Document Type Master's Dissertation Author Manzini, Tryphine Zodwa URN etd-02092006-094539 Document Title Production of wild ginger (siphonochilus aethiopicus) under protection and indigenous knowledge of the plant from traditional healers Degree M Inst Agrar (Horticulture) Department Plant Production and Soil Science Supervisor
Advisor Name Title Prof E S du Toit Co-Supervisor Dr P Soundy Supervisor Keywords
- shade net
- plastic tunnel
- questionnaire survey
- traditional healers
- indigenous knowledge
- wild ginger
Date 2005-02-17 Availability unrestricted AbstractA questionnaire survey was conducted in five different villages in Mpumalanga Province. Hundred and fifty traditional healers were interviewed. The aim of the survey was to record and document indigenous knowledge held by the traditional healers on wild ginger and eight other popular plants used by them.
The healing properties of wild ginger as perceived by traditional healers, ranged from healing coughs, colds, flu, hysteria, malaria and menstrual disorder, to protection against lightning. Majority (77%) said that there was no difference in medicinal value between cultivated and those grown in the wild. The majority of the traditional healers (72%) said they would appreciate proper training on how to domesticate these plants. Traditional healers do not have professional knowledge and skills to produce theses medicinal plants. Therefore training is crucial to impart these skills. The income category of traditional healers ranged from less than R200 to a maximum of R3000. Traditional healers received as few as 1 to 5 patients per day. The consultation cost ranged from R20 to more than R95. People who gathered plants for traditional healers ranged from 1 to 10 depending on the popularity of the traditional healer and the size of his/ her surgery.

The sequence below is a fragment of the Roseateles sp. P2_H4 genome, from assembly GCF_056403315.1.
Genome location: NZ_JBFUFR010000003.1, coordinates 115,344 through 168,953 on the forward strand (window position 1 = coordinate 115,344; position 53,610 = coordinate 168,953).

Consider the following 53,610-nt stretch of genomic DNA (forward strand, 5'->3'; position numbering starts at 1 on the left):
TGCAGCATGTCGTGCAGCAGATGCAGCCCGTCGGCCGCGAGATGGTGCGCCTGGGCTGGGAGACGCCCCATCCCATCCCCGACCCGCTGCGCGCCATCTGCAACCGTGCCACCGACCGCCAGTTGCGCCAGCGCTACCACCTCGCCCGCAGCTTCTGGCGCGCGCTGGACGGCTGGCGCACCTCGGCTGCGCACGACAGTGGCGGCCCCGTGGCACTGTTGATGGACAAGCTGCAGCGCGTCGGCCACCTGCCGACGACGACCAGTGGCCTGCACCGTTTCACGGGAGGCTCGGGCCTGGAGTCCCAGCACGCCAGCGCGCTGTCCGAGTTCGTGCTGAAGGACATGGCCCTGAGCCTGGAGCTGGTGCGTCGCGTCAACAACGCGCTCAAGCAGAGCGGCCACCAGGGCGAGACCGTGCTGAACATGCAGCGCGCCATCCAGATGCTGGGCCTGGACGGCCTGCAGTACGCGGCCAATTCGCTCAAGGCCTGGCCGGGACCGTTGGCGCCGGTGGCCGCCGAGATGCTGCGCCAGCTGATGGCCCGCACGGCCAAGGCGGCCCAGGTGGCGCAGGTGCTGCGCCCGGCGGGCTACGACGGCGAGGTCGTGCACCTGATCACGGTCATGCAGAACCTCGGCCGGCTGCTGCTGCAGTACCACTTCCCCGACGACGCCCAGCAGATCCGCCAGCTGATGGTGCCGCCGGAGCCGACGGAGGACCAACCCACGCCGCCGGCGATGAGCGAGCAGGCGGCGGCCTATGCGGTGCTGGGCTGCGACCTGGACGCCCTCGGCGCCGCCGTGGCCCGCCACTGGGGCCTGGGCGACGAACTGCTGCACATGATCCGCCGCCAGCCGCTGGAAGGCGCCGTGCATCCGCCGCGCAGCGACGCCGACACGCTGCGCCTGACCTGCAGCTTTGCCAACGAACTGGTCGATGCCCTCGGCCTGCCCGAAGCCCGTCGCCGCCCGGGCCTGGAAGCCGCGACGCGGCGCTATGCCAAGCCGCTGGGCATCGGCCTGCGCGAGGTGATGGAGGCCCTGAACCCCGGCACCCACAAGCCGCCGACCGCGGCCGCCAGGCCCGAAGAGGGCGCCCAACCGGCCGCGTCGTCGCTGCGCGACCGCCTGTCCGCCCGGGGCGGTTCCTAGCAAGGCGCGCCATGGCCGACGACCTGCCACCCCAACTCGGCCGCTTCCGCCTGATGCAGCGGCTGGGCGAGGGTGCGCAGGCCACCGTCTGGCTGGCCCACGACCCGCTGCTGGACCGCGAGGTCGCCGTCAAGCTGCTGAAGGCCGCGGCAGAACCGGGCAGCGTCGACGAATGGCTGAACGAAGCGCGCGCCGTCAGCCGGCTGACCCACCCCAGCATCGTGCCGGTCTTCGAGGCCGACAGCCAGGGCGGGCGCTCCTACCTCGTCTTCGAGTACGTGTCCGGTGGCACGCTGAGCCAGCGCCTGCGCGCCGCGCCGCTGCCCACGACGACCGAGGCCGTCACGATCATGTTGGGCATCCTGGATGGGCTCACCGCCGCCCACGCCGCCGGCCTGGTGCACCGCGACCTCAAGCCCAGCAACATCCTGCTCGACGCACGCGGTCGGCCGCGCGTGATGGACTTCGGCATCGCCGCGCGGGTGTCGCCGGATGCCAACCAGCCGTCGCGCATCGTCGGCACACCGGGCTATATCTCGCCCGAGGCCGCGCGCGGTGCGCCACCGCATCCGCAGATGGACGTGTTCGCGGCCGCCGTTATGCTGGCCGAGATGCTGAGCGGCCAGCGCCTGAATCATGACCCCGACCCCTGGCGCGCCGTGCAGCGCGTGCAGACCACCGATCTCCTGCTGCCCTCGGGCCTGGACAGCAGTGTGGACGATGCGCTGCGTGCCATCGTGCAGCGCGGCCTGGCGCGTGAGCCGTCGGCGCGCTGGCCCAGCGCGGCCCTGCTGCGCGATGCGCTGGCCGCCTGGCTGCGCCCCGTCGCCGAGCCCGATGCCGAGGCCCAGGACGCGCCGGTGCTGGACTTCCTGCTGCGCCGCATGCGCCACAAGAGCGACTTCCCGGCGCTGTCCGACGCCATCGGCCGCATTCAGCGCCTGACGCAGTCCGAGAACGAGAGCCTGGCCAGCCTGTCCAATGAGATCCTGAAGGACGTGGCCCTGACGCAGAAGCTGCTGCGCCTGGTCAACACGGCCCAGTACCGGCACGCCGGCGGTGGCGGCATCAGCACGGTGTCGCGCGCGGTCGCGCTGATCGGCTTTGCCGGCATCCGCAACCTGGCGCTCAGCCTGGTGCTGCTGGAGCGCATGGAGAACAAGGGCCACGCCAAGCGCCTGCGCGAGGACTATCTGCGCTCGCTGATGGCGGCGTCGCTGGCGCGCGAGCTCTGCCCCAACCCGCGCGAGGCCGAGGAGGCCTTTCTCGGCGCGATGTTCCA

An experiment was carried out at Johannesburg Center for the disabled (JOCOD), Lenasia, South of Johannesburg, in a plastic tunnel and under a shade net. The objective of the experiment was to determine the effect of using a tunnel or a shade net on the yield of rhizome and to determine the effect of different harvesting periods on rhizome yield of wild ginger. The treatments were four in number, namely; two growing structures (tunnel and shade net) and two harvesting periods.
On the effect of harvesting periods on yield, although there was no significant differences in the number of enlarged roots harvested between the first harvesting period and the second harvesting period, the number of roots tended to be higher during the first harvesting period compared to the second harvesting period. There was a significant difference in the number of rhizomes between the first and the second harvesting periods. On the effect of growth structure on yield of wild ginger, the number of enlarged roots was significantly higher from plants grown in a tunnel compared with those grown in a shade net. There was a significant difference in rhizome circumference between plants grown in a plastic tunnel and those grown in a shade net. There were interactions between the harvesting date and growth structure for fresh enlarged root mass. Fresh mass of enlarged roots of wild ginger was greater during the first harvesting date than during the second harvesting date for plants grown in a plastic tunnel.
For small scale or resource poor farmers, herbalists and traditional healers who wish to grow wild ginger under protection, it is better to grow wild ginger in a plastic tunnel than under a shade net, probably because wild ginger performs well in warm conditions. The plastic tunnels have a tendency of maintaining warm temperatures during winter months. Early harvesting of wild ginger at the end of June 28/06 than harvesting in September. This could be because wild ginger grows rapidly throughout the summer season and in winter, the growth rate drops (dormant stage) making early winter the right time to harvest.
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